Cape Breton power outages mishandled, volunteers say
Volunteers did what government should have, says Albert Bridge Fire Department
Government workers should have done more to help people left cold and hungry during last week's prolonged power outage in Cape Breton, residents say.
Jasmin Collins, chief of the Albert Bridge Fire Department, said the outage was an emergency.
"We had a call of a lady not eating for two days and she was cold. She was pretty much in tears," Collins said.
Her volunteers opened the fire hall so people could get warm and eat. The costs were covered by money raised at dances.
The fire department sought sleeping cots from the Canadian Red Cross and the Cape Breton Regional Municipality, but Collins was told to send people home.
"I couldn't. To send them home to what? To downed power lines, you know, no power, no heat and like I said, seniors and babies," she said.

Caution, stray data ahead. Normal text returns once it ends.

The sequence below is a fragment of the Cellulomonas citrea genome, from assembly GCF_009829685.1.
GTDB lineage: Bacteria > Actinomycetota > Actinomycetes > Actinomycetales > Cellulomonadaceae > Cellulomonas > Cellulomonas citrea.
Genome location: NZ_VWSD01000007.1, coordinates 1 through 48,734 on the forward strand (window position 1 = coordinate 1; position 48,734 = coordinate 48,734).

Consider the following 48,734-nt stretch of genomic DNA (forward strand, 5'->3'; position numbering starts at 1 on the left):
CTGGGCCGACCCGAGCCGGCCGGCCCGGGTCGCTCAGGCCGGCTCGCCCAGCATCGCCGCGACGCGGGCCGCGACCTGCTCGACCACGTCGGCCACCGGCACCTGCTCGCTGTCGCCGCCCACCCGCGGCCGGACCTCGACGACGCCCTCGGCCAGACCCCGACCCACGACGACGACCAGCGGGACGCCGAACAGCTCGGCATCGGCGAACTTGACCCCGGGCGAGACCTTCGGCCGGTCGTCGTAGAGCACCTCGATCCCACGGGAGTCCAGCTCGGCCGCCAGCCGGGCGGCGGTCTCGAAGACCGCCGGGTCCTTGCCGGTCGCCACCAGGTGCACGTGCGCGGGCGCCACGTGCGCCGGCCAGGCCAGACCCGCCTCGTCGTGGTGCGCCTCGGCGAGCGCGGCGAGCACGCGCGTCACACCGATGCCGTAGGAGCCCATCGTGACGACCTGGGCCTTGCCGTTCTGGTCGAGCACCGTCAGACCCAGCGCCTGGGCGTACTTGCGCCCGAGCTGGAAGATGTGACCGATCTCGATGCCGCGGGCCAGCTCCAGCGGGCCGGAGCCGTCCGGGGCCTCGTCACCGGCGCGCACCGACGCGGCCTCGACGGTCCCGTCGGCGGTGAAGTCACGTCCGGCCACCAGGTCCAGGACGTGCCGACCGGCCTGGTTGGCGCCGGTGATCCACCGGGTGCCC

Government 'should have stepped in'
Victor Hall lives on New Boston Road near Albert Bridge. The road wasn't plowed during the outage, meaning residents went 88 hours without power, water and, in some cases, phones.
Hall said volunteers from the community were the main source of help.
"They're the only ones [who] helped. They put that on themselves, but the provincial government should have stepped in. The municipality should have stepped in and the federal government, as far as I'm concerned," Hall said.
CBC asked the head of the municipality's Emergency Management Organization to explain what happened, but he declined to comment before he spoke to council.